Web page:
Two at a time, as a spurdog and a spottie dogfish are lifted ashore
Two at a time

Mostly it was smallish spurs, but there was the usual sprinkling of doggies and also a thornback chucked into the mix. The biggest would’ve made 6lbs (possibly 7 if you’d dodgy scales!) but specimen hunting wasn’t really the point of the day.

A nice sized spurdog fills the granite block by the side of the old piers at Barrs, Loch Etive
A better spurdog, just as the rain starts

Ben Starav towers over the old stone pier I was fishing from
Ben Starav dominates my choice of fishing mark

By early afternoon the sun was changing back to icy showers so we called it a day and made our way back along the trail. Up here Etive is silent and lonely today, but all around you can see the remains of a much busier, livelier past. Moss covered walls and old field systems being reclaimed by the trees are everywhere.

The shell of an old Quarryman's hut surrounded by moss covered boulders and trees near the shore of Loch Etive
All that remains – an old Quarryman’s hut

It was a fairly tired spaniel that trotted back to the car, and she just curled up on the seat for the journey home. Although a stop at the chippie in Callendar did wonders to revive her 🙂

As an aside, I do try and travel fairly light if I’m hiking any distance. This can be a bit easier said than done, given that I’m hauling camera gear as well as fishing clobber. However everything, including the reels and bait, got stuffed into a 30 litre rucksac which just left a pair of rods to carry. Even the camera tripod you see below just clips on to the rucksac and leaves your hands free. It definitely makes walking any distance much easier!

A pair of rods and all my camera and fishing gear packed into a 30 litre rucksac - it pays to travel light when hiking to a distant fishing mark
I travel light when I can

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New Year Spurrie Boot Camp

Spurrie boot camp! The concept was simple – an early start to the New Year and a comfortable camp overnight chasing spurdogs in nice, calm conditions. Trevor was up for it so late morning on New Year’s day saw us meeting up before heading west.

Now spending an afternoon hauling rods and a hefty backpack  through miles of sodden peat bog might not be everyone’s idea of a good time and,  by the time we stumbled over the final ridge and found our target over two hours later, we were certainly wondering ourselves.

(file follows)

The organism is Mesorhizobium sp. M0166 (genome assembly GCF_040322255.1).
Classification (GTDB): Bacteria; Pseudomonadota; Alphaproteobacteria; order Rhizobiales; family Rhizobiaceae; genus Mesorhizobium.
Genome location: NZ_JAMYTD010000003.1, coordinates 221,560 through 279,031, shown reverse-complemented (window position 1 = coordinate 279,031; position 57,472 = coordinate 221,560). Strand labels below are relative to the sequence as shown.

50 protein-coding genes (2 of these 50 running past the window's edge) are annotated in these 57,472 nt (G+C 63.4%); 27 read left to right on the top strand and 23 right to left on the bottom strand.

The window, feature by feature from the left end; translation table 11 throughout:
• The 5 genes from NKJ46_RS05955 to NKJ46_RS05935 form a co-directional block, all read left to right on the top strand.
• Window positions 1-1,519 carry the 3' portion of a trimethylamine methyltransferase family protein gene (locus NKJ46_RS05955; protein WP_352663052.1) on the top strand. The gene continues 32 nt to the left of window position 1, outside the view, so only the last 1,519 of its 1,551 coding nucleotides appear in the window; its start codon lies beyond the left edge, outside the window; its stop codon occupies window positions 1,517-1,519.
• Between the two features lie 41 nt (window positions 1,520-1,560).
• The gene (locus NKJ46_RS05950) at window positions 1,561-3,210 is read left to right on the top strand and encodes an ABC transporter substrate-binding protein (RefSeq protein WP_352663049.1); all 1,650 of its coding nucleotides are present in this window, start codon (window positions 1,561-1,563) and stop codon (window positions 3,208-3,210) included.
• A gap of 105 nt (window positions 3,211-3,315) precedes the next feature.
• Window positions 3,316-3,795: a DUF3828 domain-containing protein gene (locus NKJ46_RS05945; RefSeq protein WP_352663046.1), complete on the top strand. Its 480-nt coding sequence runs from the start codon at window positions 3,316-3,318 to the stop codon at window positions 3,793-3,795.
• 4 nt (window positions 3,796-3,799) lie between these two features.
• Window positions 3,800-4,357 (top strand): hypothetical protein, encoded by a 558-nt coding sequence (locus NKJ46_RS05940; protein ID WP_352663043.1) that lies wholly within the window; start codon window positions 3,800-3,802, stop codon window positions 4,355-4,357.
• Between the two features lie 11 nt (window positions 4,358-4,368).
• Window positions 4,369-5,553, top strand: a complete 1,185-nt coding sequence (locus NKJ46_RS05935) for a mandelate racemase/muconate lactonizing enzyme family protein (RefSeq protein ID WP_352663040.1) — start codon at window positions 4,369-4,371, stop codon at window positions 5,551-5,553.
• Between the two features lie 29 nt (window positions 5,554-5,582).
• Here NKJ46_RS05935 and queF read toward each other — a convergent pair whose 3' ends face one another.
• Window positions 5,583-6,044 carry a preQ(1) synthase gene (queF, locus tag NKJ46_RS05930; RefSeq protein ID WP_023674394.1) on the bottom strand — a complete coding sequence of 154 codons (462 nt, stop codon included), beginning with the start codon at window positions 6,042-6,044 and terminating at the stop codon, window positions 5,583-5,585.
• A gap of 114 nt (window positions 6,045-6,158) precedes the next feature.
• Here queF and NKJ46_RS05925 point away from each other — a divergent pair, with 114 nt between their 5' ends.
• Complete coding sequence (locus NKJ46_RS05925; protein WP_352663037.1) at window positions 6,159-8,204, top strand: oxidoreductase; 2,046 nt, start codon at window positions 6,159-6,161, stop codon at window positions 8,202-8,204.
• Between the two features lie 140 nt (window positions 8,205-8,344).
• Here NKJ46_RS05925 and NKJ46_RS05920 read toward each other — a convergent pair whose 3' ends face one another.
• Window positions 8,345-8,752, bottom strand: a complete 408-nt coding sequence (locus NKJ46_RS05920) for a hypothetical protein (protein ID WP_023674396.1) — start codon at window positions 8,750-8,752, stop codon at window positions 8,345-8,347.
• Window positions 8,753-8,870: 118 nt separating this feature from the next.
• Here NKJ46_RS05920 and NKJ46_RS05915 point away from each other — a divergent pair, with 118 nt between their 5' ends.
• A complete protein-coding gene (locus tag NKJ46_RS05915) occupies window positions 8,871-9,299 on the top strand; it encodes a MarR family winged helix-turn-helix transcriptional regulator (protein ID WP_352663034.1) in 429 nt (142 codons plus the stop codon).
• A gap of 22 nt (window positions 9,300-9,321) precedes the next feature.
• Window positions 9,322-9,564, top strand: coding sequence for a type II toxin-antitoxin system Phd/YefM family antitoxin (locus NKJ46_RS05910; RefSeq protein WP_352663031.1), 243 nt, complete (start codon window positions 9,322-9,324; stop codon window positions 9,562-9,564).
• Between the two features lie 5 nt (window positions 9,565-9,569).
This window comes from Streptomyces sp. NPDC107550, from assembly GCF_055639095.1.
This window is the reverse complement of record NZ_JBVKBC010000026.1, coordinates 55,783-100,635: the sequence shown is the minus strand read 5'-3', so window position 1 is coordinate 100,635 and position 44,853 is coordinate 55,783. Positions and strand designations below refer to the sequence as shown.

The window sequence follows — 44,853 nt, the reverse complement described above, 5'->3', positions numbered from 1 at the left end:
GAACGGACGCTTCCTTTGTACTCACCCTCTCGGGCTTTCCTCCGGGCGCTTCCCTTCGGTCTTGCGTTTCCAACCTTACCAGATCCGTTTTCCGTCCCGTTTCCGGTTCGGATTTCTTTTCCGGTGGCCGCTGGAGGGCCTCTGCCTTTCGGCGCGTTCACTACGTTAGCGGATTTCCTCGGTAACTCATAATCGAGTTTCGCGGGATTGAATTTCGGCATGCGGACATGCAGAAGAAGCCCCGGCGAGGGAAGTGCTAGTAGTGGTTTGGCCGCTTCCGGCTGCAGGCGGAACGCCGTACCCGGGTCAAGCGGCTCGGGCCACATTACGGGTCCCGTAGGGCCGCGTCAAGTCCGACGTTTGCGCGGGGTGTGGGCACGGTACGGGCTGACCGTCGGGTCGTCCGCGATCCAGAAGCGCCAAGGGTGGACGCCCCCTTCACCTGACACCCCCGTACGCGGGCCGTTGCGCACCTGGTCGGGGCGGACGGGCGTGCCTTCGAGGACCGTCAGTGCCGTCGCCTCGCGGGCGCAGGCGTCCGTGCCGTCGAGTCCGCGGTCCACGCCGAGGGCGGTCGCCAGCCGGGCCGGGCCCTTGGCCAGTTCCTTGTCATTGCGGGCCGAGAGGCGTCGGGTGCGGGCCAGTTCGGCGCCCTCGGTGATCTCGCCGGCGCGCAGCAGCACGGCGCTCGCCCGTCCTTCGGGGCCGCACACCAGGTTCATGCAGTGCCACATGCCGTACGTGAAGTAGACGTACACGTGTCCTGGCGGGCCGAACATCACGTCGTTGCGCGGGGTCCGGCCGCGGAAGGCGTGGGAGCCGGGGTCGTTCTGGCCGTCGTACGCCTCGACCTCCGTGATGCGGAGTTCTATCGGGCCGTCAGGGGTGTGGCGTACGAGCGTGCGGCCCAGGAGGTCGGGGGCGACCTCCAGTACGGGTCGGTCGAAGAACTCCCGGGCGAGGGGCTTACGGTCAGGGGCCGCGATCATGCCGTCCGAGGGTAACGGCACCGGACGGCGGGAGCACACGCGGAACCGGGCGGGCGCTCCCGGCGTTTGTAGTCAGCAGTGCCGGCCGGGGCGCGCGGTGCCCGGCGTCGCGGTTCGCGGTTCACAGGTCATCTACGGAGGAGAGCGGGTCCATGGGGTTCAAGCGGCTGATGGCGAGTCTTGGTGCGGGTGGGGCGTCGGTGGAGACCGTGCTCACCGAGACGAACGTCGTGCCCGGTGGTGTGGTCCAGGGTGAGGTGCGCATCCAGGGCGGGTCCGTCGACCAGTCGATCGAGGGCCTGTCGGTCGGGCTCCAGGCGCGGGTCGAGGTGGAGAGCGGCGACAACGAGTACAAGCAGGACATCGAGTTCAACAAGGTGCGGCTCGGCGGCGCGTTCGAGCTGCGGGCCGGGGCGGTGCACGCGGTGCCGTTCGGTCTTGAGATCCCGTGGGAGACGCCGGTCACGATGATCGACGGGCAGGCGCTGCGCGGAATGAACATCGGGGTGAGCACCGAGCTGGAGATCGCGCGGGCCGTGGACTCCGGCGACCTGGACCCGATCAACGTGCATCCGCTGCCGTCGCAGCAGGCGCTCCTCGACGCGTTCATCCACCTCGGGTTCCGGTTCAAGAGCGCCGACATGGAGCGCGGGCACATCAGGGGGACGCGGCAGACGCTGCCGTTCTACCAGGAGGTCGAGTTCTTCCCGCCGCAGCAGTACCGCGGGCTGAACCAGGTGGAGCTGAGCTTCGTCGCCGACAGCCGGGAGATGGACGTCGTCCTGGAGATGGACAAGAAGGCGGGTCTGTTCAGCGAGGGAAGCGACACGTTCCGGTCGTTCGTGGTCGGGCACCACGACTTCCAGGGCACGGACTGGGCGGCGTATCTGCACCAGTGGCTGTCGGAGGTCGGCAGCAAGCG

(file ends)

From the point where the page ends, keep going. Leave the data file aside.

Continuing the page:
However I wasted no time in setting up my usual mackerel baited pulley rig on one rod, and kitting the second out with a two hook paternoster style setup. A modest cast out confirmed we were in deep water as the gear took a good while to reach the muddy seafloor.

Sundown - and only 16 hours to sunrise this far north at the beginning of January
Sundown – and only another 16 hours to sunrise

The sun was disappearing fast and it would soon be dark so, once we were both safely fishing, it was time to get the tent up and sort out a fire. There’s a decent fire ring here, put together by generations of hikers, kayakers and the odd fisherman so we could build our camp fairly easily.

A level site, sheltered from the wind and with a nice sized fire ring in front of you - what more do you need in winter
Comfortable overnight camp in January

By now the light had pretty much gone, and the rods were banging away with the first bites of 2017. A few minutes later my first fish of the year appeared, in the shape of a small spurdog and even smaller LSD. They’d taken the smaller hook rig and were quickly photographed and returned.

First fish of 2017 - a spurdog and LSD come up together
First fish of 2017

The wind had been gusting quite hard but dropped after dark which helped keep some feeling in my hands. Both Trevor and I pulled in a few more fish, mainly small male spurdogs, as we sorted out some dinner.

This was definitely gourmet cuisine compared to my usual standards, with a smorgasborg of sausages, chicken and baked potatoes. All washed down with a decent slug of Glenkinchie malt 🙂

Dinner cooking on the campfire
Dinner cooking on the fire

We hit the sack fairly early and managed a decent sleep in temperatures that couldn’t have dropped too much below freezing. Next morning saw us popping the coffee and bacon on whilst fishing in beautiful calm and clear conditions. Even the ebb tide helped make this mark easier to fish by keeping our lines clear of the snaggy rock wall close in.

Ironically, given this is the west coast of Scotland, the only problem was getting fresh water. In the end we (i.e. Trevor) had to scout about 400 or 500 yards to find a small stream.